Tenth Amendment Center, February 9, 2016
JACKSON, Miss. (Feb. 9, 2016) – A Mississippi bill would set the stage to nullify some presidential executive orders and Department of Justice directives to state and local law enforcement agencies.
Sen. Chris McDaniel (R-Ellisville) introduced Senate Bill 2084 (SB2084) on Jan. 26. The legislation would prohibit state agencies, political subdivisions and their employees from utilizing personnel or resources to “enforce, administer or cooperate with an executive order issued by the President of the United States that has not been affirmed by a vote of Congress and signed into law as prescribed by the United States Constitution.”
It would also establish the same prohibition on state cooperation with “a policy directive issued by the United States Department of Justice to law enforcement agencies in this state that has not been affirmed by a vote of Congress and signed into law as prescribed by the United States Constitution.”
It remains unclear how the state would determine if an individual DOJ directive or presidential executive order would be subject to noncooperation under the proposed law. The legislation would likely require further action to implement if passed into law.
SB2084 follows the blueprint “Father of the Constitution,” created for resisting federal power. In Federalist 46 James Madison outlined several steps that states can take to effectively stop “an unwarrantable measure,” or “even a warrantable measure” of the federal government. Madison called for “refusal to cooperate with officers of the Union” as a way to successfully thwart federal acts.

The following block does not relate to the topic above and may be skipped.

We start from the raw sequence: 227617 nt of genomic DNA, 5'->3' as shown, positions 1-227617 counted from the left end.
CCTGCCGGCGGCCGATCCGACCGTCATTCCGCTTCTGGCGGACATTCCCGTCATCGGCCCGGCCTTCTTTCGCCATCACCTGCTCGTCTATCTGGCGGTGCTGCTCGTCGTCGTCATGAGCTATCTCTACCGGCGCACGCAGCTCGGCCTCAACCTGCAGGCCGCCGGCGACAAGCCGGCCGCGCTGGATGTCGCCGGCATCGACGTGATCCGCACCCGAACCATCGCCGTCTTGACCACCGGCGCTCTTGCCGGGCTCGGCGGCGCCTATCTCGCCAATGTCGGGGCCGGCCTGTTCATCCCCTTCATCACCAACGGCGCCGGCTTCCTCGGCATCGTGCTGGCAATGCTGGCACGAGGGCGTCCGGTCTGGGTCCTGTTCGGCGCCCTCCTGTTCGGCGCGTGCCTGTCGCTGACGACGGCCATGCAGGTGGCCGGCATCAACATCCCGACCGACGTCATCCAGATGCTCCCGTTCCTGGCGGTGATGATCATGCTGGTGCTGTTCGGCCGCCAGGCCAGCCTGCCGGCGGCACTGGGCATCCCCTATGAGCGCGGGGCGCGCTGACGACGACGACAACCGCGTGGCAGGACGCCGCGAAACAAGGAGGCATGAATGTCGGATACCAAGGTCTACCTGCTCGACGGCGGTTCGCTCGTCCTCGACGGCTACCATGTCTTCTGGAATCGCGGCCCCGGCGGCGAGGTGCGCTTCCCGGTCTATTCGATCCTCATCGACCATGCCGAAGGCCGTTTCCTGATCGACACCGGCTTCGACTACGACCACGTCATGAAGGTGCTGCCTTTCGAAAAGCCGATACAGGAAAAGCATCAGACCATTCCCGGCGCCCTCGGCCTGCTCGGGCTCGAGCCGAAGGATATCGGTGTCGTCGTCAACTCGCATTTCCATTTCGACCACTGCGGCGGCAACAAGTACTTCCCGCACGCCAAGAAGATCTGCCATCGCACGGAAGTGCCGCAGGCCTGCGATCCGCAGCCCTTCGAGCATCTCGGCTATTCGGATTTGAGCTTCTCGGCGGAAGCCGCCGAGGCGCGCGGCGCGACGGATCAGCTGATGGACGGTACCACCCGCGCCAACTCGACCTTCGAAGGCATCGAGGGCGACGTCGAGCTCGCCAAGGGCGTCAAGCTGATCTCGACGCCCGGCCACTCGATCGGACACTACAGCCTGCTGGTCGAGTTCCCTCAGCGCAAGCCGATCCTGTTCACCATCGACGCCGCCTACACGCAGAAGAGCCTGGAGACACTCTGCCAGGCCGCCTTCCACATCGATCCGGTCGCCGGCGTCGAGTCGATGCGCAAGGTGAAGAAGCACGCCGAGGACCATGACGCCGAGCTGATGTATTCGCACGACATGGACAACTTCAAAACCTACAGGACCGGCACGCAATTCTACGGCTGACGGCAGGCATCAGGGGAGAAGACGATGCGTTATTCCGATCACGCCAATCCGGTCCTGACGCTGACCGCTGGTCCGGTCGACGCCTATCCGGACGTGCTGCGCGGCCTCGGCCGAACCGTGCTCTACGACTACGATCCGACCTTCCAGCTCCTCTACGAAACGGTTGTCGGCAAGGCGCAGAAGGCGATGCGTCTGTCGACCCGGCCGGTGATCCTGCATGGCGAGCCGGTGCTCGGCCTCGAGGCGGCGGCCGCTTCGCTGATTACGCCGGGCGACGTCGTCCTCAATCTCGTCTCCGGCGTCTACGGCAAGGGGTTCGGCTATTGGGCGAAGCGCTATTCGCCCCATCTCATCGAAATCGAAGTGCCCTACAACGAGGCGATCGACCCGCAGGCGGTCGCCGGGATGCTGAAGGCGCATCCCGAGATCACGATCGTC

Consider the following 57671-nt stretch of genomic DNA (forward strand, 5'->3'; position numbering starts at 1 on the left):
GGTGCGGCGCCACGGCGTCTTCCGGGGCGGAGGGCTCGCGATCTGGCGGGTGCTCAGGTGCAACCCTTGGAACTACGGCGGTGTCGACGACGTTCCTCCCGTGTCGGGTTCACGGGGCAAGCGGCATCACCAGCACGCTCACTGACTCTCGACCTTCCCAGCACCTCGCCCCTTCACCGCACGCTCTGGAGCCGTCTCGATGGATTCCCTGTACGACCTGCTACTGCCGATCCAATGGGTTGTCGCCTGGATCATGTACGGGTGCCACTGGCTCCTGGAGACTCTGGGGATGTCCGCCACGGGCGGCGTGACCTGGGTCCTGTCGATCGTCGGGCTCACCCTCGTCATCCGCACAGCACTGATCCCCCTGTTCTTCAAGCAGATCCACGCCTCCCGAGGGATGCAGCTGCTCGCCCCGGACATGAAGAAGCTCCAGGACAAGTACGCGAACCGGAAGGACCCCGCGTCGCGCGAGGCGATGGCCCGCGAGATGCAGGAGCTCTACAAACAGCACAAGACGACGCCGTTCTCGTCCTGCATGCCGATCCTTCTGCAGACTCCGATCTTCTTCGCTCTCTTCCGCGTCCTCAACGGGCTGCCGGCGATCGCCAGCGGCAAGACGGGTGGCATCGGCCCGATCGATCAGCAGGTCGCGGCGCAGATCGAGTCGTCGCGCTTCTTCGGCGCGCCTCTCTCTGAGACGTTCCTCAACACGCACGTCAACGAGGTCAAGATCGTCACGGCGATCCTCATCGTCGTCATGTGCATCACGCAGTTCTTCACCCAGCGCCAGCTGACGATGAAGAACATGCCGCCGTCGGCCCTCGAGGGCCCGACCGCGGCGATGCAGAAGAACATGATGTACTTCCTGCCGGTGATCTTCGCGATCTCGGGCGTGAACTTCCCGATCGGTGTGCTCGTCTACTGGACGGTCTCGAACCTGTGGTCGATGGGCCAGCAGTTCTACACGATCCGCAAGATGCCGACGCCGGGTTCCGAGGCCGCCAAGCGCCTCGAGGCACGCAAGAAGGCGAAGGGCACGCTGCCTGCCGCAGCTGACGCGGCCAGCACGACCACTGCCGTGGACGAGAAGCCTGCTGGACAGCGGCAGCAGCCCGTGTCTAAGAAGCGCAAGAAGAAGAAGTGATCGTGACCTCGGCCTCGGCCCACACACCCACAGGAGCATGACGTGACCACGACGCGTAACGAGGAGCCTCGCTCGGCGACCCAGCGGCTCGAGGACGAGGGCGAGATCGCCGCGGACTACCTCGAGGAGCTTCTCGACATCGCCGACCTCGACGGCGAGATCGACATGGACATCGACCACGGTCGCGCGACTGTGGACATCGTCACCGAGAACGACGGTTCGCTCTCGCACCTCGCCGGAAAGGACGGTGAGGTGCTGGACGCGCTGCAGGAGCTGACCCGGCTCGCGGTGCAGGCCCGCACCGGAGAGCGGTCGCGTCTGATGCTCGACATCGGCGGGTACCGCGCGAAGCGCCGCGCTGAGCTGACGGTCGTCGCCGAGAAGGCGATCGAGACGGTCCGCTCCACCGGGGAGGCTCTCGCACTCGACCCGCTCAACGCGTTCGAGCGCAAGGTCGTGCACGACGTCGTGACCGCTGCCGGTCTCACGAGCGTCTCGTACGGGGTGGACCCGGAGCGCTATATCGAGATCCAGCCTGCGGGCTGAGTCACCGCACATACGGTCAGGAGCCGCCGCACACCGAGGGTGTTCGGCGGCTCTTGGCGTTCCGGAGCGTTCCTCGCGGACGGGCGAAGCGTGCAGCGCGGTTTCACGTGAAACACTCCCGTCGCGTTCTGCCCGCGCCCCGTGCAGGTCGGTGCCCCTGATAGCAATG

Because the federal government depends on state assistance for implementation and enforcement of almost all of its edicts and programs, barring state cooperation of executive orders and DOJ directives would likely make them nearly impossible to enact in Mississippi from a practical standpoint.
SB2084 rests on a well-established legal principle known as the anti-commandeering doctrine. Simply put, the federal government cannot force states to help implement or enforce any federal act or program The anti-commandeering doctrine rests primarily on four Supreme Court cases cases dating back to 1842. Printz v. US serves as the cornerstone.
“We held in New York that Congress cannot compel the States to enact or enforce a federal regulatory program. Today we hold that Congress cannot circumvent that prohibition by conscripting the States’ officers directly. The Federal Government may neither issue directives requiring the States to address particular problems, nor command the States’ officers, or those of their political subdivisions, to administer or enforce a federal regulatory program. It matters not whether policy making is involved, and no case by case weighing of the burdens or benefits is necessary; such commands are fundamentally incompatible with our constitutional system of dual sovereignty.”
SB2084 was referred to the Senate Rules committee where it will have to pass by a majority vote before moving on to the full Senate for further consideration.